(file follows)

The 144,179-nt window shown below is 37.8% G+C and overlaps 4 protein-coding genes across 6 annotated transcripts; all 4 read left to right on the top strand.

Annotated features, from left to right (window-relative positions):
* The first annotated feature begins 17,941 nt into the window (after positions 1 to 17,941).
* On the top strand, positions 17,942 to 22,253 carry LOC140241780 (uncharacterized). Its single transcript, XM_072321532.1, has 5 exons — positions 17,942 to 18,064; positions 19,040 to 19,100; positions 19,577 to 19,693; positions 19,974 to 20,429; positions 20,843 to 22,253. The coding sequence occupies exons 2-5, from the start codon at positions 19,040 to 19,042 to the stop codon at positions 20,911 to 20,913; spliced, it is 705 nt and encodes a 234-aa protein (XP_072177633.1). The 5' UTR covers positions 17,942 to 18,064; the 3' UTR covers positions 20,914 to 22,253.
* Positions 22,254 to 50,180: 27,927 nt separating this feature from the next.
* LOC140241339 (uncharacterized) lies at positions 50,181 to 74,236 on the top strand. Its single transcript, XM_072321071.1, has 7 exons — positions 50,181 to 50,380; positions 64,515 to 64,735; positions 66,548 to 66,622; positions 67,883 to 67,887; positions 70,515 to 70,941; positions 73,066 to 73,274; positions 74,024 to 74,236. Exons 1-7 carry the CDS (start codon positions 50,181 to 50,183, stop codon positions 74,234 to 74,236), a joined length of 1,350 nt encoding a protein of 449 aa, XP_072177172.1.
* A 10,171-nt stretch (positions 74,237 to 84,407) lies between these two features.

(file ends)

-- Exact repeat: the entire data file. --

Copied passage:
The 144,179-nt window shown below is 37.8% G+C and overlaps 4 protein-coding genes across 6 annotated transcripts; all 4 read left to right on the top strand.

Annotated features, from left to right (window-relative positions):
* The first annotated feature begins 17,941 nt into the window (after positions 1 to 17,941).
* On the top strand, positions 17,942 to 22,253 carry LOC140241780 (uncharacterized). Its single transcript, XM_072321532.1, has 5 exons — positions 17,942 to 18,064; positions 19,040 to 19,100; positions 19,577 to 19,693; positions 19,974 to 20,429; positions 20,843 to 22,253. The coding sequence occupies exons 2-5, from the start codon at positions 19,040 to 19,042 to the stop codon at positions 20,911 to 20,913; spliced, it is 705 nt and encodes a 234-aa protein (XP_072177633.1). The 5' UTR covers positions 17,942 to 18,064; the 3' UTR covers positions 20,914 to 22,253.
* Positions 22,254 to 50,180: 27,927 nt separating this feature from the next.
* LOC140241339 (uncharacterized) lies at positions 50,181 to 74,236 on the top strand. Its single transcript, XM_072321071.1, has 7 exons — positions 50,181 to 50,380; positions 64,515 to 64,735; positions 66,548 to 66,622; positions 67,883 to 67,887; positions 70,515 to 70,941; positions 73,066 to 73,274; positions 74,024 to 74,236. Exons 1-7 carry the CDS (start codon positions 50,181 to 50,183, stop codon positions 74,234 to 74,236), a joined length of 1,350 nt encoding a protein of 449 aa, XP_072177172.1.
* A 10,171-nt stretch (positions 74,237 to 84,407) lies between these two features.